I hope this information is of use to you. We do understand the urgency of the matter in light of the obligation on customers to return application forms to Irish Water and we are communicating our views in relation to this urgency to Irish Water.

Yours sincerely, John O’Dwyer Deputy Data Protection Commissioner

The DPC does not address in this communication the question of whether Irish Water’s approach to marketing consents is valid (I believe it is not). I’d expect that correspondence is on-going in relation to that aspect at the moment as well. And while Irish Water may wish to insist they are compliant in that regard, I beg to differ.

I suspect this particular well has not yet run dry.

Sep 30 14

Accurate and Up-to-date – Irish Water and changing data

by Daragh

So, via Twitter I’ve learned that Irish Water don’t have a process defined yet for people moving house. Well, they have one defined but its “not signed off on yet”. This is a pretty basic process that exists in all utilities, satellite TV companies, and fixed line phone companies. Its the one you rely on to ensure that the bills are correct at the point of hand over.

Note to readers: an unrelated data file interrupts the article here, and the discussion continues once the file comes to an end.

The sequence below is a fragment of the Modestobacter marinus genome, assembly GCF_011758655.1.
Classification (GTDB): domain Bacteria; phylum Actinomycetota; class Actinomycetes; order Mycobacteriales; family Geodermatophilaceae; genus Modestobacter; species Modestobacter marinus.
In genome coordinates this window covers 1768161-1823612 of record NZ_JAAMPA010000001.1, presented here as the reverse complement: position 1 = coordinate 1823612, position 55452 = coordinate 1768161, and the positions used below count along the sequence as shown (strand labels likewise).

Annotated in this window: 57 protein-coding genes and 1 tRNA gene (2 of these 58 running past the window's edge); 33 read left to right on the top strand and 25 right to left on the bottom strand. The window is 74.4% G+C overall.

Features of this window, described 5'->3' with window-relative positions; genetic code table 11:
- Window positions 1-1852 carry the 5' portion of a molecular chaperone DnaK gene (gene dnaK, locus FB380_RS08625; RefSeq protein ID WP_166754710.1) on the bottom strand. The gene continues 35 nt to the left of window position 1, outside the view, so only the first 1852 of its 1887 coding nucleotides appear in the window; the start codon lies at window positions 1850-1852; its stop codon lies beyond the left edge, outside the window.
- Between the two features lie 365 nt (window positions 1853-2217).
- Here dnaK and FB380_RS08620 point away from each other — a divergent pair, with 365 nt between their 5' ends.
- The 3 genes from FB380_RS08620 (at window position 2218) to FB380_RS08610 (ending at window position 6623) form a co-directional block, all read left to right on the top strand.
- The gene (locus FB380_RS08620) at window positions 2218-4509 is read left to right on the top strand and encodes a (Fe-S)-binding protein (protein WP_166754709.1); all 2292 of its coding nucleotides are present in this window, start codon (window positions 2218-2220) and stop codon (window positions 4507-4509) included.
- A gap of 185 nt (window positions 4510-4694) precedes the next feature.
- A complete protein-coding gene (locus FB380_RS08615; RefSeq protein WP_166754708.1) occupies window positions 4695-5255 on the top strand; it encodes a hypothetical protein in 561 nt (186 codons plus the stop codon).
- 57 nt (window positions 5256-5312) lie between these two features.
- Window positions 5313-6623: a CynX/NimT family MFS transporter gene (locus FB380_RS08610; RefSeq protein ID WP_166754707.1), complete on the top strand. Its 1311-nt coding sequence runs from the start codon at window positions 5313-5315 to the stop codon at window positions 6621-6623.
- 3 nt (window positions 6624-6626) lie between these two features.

Given that Irish Water are billing quarterly, that means that people are inevitably moving in or out of a property during a billing period. This will lead to what is known as “broken period billing” in utilities. When I worked in telco, it was the handling of these scenarios that gave rise most often to billing errors, particularly where the broken period for billing crossed a VAT period or where the preparation of a final bill involved the calculation of and application of credits on final bills etc.

This is tricky stuff, which is why it is good they are taking their time about it. However, if true, the absence of such a process or procedure NOW means that: